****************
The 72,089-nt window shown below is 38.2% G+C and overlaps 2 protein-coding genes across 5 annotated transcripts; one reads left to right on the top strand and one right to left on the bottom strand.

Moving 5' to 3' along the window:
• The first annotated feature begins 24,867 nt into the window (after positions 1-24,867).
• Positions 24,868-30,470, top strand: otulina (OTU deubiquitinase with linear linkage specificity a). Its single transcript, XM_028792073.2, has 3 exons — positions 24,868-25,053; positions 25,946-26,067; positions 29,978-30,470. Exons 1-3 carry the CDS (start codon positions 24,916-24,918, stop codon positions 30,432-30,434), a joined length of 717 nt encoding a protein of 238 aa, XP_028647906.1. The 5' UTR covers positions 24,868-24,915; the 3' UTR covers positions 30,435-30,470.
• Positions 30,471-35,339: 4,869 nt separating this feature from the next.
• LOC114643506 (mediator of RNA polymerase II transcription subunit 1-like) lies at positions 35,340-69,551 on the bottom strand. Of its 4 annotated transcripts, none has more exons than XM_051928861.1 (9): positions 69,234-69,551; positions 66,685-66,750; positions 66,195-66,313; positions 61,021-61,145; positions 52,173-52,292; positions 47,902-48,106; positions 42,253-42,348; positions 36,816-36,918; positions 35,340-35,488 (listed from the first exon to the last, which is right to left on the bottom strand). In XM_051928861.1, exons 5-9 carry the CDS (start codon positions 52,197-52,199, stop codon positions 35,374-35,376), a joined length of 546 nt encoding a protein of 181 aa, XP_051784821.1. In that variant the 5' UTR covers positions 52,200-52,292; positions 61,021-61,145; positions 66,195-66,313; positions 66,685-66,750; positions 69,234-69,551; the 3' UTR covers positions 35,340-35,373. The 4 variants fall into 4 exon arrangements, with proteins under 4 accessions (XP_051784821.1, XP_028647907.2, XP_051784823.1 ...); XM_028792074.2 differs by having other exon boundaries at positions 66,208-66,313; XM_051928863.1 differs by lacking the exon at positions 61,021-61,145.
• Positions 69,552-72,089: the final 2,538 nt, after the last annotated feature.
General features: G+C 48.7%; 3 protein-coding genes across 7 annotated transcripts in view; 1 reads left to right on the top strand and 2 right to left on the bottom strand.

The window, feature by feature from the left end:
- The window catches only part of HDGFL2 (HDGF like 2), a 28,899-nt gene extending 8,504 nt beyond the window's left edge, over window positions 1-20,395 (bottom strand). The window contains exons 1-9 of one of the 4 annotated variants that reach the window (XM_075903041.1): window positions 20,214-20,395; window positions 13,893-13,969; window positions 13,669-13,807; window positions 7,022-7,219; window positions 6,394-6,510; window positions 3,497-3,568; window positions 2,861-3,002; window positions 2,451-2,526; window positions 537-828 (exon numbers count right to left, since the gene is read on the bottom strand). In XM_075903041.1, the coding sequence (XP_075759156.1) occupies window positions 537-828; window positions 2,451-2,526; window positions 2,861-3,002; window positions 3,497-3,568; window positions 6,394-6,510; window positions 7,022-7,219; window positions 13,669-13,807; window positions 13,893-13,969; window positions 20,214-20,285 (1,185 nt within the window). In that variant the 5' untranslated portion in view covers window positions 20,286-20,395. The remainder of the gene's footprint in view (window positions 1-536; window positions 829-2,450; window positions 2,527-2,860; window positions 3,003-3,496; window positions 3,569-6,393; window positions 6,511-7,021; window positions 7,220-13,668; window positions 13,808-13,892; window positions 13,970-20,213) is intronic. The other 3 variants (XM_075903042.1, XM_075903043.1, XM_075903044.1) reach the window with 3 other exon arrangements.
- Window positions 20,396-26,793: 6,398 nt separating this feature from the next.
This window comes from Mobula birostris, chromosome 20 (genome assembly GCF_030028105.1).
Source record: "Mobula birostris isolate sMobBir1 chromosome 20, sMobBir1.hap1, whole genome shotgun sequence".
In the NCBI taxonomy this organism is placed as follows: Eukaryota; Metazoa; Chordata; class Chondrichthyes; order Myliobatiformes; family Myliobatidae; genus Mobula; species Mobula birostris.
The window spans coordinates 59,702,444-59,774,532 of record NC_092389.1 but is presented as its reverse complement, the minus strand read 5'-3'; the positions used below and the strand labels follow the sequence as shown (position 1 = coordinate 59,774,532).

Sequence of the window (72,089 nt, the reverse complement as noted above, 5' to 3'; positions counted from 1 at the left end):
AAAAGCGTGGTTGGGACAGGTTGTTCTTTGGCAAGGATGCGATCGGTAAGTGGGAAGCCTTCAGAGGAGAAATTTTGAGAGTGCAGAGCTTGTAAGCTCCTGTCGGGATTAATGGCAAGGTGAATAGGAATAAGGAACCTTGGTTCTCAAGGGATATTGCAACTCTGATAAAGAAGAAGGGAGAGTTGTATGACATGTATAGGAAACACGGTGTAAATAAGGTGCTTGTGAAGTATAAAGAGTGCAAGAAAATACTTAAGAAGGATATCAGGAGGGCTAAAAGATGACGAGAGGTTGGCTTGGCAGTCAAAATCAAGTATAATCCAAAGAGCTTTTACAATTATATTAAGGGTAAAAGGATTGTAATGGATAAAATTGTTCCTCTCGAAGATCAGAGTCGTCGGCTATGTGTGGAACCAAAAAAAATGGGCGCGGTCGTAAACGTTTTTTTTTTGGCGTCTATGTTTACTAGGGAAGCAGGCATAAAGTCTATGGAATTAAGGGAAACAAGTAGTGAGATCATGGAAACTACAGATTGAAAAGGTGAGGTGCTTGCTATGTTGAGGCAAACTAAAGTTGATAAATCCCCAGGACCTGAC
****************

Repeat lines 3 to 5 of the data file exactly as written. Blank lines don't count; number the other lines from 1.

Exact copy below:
• The first annotated feature begins 24,867 nt into the window (after positions 1-24,867).
• Positions 24,868-30,470, top strand: otulina (OTU deubiquitinase with linear linkage specificity a). Its single transcript, XM_028792073.2, has 3 exons — positions 24,868-25,053; positions 25,946-26,067; positions 29,978-30,470. Exons 1-3 carry the CDS (start codon positions 24,916-24,918, stop codon positions 30,432-30,434), a joined length of 717 nt encoding a protein of 238 aa, XP_028647906.1. The 5' UTR covers positions 24,868-24,915; the 3' UTR covers positions 30,435-30,470.
• Positions 30,471-35,339: 4,869 nt separating this feature from the next.